Crucial Role of Non-UK Labour in Scottish Food, Farming

SCOTLAND, UK - A key goal of NFU Scotland is to ensure continued access to non-UK workers, both permanent and temporary, post-Brexit.
calendar icon 3 September 2019
clock icon 3 minute read

Last week, NFU Scotland called on the Government to make essential decisions affecting the availability of non-UK labour with urgency. Writing to the Secretary of State for the Home Department, Rt Hon Priti Patel MP, the Union underlined the critical role in Scottish food and farming of non-UK nationals in filling seasonal, temporary and permanent positions in delivering high-quality Scottish produce from field to fork.

Governments, MPs, MSPs, the Migration Advisory Committee (MAC), researchers and others regularly question the scale of the problem. The survey launched yesterday (2 September) seeks to address the fact that much of the information on the vital role of non-UK staff is anecdotal – especially on permanent workers.

Ahead of an expected consultation from the MAC and to better inform NFU Scotland’s lobbying, farm-based and agri-food businesses are asked to complete the short survey by Monday 23 September.

The survey is available to all online (please click here).

There are two sections, one each for non-seasonal and seasonal workers (e.g. those who come in the summer for harvest work). For permanent staff, the Union is also keen to establish if non-UK workers have applied to the UK Government’s EU Settled Status Scheme.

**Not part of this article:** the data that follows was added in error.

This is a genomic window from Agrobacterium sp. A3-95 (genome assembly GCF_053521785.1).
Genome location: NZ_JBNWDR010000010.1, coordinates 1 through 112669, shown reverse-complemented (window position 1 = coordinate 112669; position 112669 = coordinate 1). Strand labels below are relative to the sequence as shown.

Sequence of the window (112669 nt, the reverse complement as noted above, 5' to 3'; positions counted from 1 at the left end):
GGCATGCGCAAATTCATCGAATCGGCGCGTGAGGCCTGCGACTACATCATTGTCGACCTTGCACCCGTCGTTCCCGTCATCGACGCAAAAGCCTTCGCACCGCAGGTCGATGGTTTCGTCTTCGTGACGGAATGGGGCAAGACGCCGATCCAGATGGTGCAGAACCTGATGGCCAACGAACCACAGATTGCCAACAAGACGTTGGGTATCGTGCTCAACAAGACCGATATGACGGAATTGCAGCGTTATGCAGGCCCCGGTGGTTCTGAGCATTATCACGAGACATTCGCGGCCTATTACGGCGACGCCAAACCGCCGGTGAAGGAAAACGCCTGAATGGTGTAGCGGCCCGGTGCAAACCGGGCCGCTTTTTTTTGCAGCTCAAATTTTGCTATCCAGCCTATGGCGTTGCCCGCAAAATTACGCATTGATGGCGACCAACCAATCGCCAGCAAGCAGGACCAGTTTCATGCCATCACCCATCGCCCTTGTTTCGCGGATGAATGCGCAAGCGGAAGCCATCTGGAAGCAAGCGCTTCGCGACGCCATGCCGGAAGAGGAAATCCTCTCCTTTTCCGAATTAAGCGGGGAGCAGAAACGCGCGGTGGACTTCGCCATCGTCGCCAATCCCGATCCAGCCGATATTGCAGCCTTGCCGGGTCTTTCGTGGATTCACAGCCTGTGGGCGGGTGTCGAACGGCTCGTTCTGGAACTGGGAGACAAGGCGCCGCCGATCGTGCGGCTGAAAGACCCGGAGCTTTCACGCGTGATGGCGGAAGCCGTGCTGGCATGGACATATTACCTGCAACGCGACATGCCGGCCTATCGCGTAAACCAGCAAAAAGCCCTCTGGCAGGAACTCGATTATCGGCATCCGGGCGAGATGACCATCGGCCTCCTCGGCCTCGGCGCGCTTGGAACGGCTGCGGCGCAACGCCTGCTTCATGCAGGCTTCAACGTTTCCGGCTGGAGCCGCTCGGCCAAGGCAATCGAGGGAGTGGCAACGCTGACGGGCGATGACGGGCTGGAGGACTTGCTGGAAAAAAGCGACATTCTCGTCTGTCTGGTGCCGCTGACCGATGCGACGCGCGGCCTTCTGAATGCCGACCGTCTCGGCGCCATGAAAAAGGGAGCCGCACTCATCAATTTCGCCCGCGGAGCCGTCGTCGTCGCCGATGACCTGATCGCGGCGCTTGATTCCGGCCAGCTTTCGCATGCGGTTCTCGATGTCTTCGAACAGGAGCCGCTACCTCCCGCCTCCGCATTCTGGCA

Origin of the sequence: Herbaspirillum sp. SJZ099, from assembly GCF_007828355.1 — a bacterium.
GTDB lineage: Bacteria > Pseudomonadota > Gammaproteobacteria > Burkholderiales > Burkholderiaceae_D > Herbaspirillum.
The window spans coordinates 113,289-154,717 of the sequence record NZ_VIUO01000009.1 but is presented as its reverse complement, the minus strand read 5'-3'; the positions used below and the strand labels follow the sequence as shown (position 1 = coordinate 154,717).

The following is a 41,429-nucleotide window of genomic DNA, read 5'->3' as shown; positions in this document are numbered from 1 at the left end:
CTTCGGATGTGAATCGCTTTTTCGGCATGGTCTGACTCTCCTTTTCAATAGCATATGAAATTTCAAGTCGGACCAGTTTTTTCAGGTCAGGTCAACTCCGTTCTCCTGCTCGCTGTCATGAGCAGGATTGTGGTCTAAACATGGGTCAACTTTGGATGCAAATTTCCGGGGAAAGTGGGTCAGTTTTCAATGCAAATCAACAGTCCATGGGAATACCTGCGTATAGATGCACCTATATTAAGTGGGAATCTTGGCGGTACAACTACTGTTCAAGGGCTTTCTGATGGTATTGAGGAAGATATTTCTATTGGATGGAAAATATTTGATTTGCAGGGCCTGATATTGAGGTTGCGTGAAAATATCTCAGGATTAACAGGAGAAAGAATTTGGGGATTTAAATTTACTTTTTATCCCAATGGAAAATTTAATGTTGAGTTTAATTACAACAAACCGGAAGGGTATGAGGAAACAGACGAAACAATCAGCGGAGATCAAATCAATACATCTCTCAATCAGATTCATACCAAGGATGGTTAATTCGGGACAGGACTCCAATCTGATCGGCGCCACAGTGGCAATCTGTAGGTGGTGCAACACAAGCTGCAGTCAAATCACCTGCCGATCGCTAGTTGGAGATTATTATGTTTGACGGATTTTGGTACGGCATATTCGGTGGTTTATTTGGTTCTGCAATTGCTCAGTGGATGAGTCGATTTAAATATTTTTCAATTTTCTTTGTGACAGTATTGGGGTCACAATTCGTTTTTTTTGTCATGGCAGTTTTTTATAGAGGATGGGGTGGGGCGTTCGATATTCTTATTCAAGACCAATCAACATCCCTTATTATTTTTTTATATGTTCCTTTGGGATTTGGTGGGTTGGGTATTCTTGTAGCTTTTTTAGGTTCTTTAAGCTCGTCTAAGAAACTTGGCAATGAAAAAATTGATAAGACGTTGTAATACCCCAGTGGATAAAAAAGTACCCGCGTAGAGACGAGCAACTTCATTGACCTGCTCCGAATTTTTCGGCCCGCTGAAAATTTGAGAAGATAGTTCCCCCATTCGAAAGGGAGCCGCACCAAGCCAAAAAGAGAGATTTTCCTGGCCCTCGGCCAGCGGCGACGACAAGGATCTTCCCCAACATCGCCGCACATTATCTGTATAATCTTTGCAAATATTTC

On seasonal workers, the Union is asking further question on the success or otherwise of the pilot Seasonal Agricultural Workers Scheme (SAWS). In its letter to the Home Office, the Union called for 80,000 SAWS permits to be made available.

President Andrew McCornick said: "We are absolutely convinced that without non-UK workers, many farm-based businesses and the agri-food supply chain will be unproductive and unable to maintain the provision of food to UK consumers. But we need facts and figures to back up our lobbying effort on this and I urge anyone affected to complete this short survey.

"There is complete reliance in the soft fruit and field vegetable sectors on a non-UK seasonal workforce. Whilst the SAWS Pilot scheme is certainly a step in the right direction, it will not provide nearly enough permits if shortages such as those experienced in 2017 and 2018 arise.

"Should the Home Office end free movement in the event of a no deal on 31 October 2019 then the Government must act with urgency now to ensure up to 80,000 seasonal permits are available for a non-UK workforce to undertake work next season.

"On permanent workers, the proposal for all permanent staff coming into the UK to be working in a job that pays upwards of £30,000 is unworkable within the Scottish context and sets an arbitrary threshold with no basis in the reality of employment patterns within Scottish agriculture or food and drink processing.

"If the proposed immigration scheme is not amended to provide access to lower paid workers then the Shortage Occupation List must be expanded. Gaining facts through this survey will allow us to submit the strongest evidence for a differentiated proposal for workers in Scottish farming and agri-food."

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